User Guide for parents and teachers

Thor Reading Lessons

Welcome to Thor!  Your children or students or friends can use our reading lessons on any Android device.  This Guide will tell you how Thor works.

The people you are helping will be able to make the most of Thor.

What you need to start

1.    Thor works best on Android devices, along with a recent version of Chrome as your browser.  Apple and other devices, and Safari or other browsers, produce confusing results.

2.    The learner must know how to use the keyboard on the Android device.  Ideally the learner should know where some of the most common letters are.

3.    Learners who have not yet registered for Thor will need to do so.  The learners can register for the first time by clicking "Register for Free."  They will be asked to submit their email, login password, name, age, country code and promotion code.   Once registered, learners who have not logged into Thor will need to do so.  Once they are logged in, learners will be on the DASHBOARD page.

4.    For new learners, detailed vocal instructions must be given by the teacher on how to use the lessons.  The teacher must also watch the learner's progress closely during the first few lessons.  This is to ensure that the learner fully understands how the lessons work.  At the same time, the teacher may review the audit report (as recorded by the Thor software) to make sure the learner is clicking properly, trying to master the lessons, without skipping quickly over to the next lessons.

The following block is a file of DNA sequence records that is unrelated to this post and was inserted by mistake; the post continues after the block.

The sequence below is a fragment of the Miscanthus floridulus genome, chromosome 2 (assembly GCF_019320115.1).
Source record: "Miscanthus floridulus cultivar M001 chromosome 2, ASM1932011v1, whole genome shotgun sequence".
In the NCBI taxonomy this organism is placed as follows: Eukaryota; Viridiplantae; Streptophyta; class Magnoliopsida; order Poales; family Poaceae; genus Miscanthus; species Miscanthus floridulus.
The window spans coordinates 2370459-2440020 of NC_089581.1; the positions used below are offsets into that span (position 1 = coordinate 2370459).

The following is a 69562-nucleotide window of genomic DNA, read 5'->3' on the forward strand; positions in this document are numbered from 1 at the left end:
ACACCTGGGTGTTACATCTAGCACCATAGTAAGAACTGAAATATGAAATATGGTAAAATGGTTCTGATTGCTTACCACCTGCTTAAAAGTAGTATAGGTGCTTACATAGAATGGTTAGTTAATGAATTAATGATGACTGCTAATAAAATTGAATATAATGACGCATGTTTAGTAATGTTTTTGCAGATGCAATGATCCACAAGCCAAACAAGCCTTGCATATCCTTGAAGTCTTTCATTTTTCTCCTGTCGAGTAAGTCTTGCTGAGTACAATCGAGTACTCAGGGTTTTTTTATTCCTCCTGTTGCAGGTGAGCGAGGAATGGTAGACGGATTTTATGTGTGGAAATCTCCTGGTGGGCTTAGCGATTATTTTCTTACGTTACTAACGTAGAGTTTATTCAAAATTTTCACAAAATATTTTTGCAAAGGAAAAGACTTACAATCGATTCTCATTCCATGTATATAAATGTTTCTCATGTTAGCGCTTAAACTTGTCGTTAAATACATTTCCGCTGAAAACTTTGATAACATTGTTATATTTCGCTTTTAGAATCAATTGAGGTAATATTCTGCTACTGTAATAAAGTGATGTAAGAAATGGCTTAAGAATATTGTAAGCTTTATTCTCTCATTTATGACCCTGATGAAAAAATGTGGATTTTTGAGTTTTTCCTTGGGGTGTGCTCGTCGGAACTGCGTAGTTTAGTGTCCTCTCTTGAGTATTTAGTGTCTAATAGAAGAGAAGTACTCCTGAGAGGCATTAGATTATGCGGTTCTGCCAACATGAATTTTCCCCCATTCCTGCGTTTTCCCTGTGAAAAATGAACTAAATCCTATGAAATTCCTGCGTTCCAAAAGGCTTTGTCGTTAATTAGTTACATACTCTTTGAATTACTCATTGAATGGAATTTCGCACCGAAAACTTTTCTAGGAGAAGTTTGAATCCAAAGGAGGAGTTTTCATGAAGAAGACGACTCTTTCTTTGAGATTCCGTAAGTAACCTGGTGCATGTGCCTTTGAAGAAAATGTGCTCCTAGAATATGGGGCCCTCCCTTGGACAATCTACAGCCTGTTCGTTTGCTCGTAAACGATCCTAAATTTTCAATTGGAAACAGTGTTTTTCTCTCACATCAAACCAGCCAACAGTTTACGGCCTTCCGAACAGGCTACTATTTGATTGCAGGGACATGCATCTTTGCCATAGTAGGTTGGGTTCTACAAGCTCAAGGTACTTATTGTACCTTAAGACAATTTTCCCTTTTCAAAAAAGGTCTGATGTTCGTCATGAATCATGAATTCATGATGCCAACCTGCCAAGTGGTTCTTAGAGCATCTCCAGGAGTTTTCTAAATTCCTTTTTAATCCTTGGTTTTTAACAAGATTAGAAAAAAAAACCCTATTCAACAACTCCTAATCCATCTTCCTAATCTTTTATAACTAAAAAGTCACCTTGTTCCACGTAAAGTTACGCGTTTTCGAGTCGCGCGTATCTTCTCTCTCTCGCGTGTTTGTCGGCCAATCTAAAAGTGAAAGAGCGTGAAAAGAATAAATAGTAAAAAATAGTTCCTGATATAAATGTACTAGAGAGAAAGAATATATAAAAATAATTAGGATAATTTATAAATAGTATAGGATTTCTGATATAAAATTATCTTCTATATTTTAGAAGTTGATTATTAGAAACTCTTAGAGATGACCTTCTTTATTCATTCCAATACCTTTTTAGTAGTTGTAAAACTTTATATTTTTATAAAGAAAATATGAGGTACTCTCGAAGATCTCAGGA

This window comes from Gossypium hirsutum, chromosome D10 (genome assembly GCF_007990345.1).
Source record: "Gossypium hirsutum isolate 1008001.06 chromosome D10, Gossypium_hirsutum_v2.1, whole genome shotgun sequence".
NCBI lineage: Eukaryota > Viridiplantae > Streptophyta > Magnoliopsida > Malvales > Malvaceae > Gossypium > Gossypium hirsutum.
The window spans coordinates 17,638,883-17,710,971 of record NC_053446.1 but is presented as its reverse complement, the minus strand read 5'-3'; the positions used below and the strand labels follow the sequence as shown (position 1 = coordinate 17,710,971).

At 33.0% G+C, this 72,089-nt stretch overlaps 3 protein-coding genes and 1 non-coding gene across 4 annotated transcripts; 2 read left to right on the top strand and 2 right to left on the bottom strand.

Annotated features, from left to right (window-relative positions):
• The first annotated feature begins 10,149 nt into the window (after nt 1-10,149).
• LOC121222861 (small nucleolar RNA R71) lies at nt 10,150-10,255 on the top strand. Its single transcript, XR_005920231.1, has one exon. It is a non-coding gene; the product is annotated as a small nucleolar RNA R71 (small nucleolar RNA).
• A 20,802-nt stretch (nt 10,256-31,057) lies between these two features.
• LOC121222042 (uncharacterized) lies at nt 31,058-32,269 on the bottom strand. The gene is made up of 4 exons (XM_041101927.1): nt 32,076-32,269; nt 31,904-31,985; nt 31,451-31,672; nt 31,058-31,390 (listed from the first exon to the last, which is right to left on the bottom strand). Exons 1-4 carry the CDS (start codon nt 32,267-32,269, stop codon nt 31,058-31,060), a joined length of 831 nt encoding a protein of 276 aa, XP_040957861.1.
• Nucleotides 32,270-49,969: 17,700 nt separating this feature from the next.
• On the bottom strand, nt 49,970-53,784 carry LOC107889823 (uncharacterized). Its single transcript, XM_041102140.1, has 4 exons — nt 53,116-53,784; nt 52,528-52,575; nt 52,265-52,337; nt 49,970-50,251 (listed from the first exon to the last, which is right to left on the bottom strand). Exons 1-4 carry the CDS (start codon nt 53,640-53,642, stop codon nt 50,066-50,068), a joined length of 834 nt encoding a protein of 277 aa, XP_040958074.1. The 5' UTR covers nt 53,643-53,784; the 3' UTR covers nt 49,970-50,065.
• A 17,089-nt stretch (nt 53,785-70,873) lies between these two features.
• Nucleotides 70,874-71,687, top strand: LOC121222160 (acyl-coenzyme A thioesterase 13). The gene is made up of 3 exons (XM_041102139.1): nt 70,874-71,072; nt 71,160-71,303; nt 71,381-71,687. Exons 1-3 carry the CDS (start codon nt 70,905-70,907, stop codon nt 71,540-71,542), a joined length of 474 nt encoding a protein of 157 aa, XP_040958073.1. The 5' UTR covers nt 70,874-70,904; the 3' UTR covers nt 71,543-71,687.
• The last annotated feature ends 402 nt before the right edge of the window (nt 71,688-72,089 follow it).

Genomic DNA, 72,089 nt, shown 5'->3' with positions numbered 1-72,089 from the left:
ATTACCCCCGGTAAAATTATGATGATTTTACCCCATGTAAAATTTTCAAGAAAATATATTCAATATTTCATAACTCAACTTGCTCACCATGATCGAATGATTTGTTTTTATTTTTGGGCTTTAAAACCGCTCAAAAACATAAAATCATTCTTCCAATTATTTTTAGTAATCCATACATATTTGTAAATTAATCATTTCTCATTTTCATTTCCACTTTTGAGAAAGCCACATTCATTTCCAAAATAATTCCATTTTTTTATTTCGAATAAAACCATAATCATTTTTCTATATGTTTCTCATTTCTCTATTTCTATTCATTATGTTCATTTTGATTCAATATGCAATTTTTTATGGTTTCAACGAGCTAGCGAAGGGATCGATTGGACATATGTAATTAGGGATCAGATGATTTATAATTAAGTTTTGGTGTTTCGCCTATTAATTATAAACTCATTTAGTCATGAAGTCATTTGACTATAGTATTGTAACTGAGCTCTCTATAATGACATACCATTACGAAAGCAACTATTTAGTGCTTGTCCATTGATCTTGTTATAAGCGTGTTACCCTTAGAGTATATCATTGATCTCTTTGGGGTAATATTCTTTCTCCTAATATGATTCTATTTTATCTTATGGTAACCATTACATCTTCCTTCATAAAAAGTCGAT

The First Step

All learners begin by tapping on “FIRST STEP” on the left of the navigation menu, at the top of the screen. Thor will show up to 8 sentences, one after the other.  The learner will read each sentence out loud to the teacher. This “first step” should be done with the parent/guardian or teacher to help accurately assess the responses.

The learner must read out loud to the parent/teacher, so that the learner's reading level will be evaluated accurately.  If the learner has no problem with any of the letters in the sentence, then "Yes" will be tapped.  If the learner hesitates at any letter in the sentence, then "No" will be tapped.  If the learner taps “Yes,” then a more difficult sentence appears.   If the learner taps “No”, then an easier sentence appears. *See image 1 below.

When the first step series is complete, Thor will show the learner the starting lesson at their appropriate learning level based on their responses. *See image 2 below.